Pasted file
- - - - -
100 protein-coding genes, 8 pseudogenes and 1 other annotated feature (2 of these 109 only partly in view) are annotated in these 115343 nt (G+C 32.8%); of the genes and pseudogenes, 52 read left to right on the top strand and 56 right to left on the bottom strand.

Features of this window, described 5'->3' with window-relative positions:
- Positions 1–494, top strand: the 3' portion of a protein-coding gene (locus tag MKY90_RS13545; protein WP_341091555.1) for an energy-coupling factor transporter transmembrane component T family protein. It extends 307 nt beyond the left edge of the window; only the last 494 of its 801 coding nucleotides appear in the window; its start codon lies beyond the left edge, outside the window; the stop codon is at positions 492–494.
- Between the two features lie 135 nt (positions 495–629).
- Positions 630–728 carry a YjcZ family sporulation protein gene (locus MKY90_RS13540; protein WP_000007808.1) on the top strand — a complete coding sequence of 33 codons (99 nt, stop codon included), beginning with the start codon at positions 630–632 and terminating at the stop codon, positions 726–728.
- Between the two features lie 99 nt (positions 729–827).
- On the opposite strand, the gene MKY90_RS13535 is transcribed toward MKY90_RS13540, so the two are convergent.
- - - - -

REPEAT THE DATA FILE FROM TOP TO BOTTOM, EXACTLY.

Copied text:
100 protein-coding genes, 8 pseudogenes and 1 other annotated feature (2 of these 109 only partly in view) are annotated in these 115343 nt (G+C 32.8%); of the genes and pseudogenes, 52 read left to right on the top strand and 56 right to left on the bottom strand.

Features of this window, described 5'->3' with window-relative positions:
- Positions 1–494, top strand: the 3' portion of a protein-coding gene (locus tag MKY90_RS13545; protein WP_341091555.1) for an energy-coupling factor transporter transmembrane component T family protein. It extends 307 nt beyond the left edge of the window; only the last 494 of its 801 coding nucleotides appear in the window; its start codon lies beyond the left edge, outside the window; the stop codon is at positions 492–494.
- Between the two features lie 135 nt (positions 495–629).
- Positions 630–728 carry a YjcZ family sporulation protein gene (locus MKY90_RS13540; protein WP_000007808.1) on the top strand — a complete coding sequence of 33 codons (99 nt, stop codon included), beginning with the start codon at positions 630–632 and terminating at the stop codon, positions 726–728.
- Between the two features lie 99 nt (positions 729–827).
- On the opposite strand, the gene MKY90_RS13535 is transcribed toward MKY90_RS13540, so the two are convergent.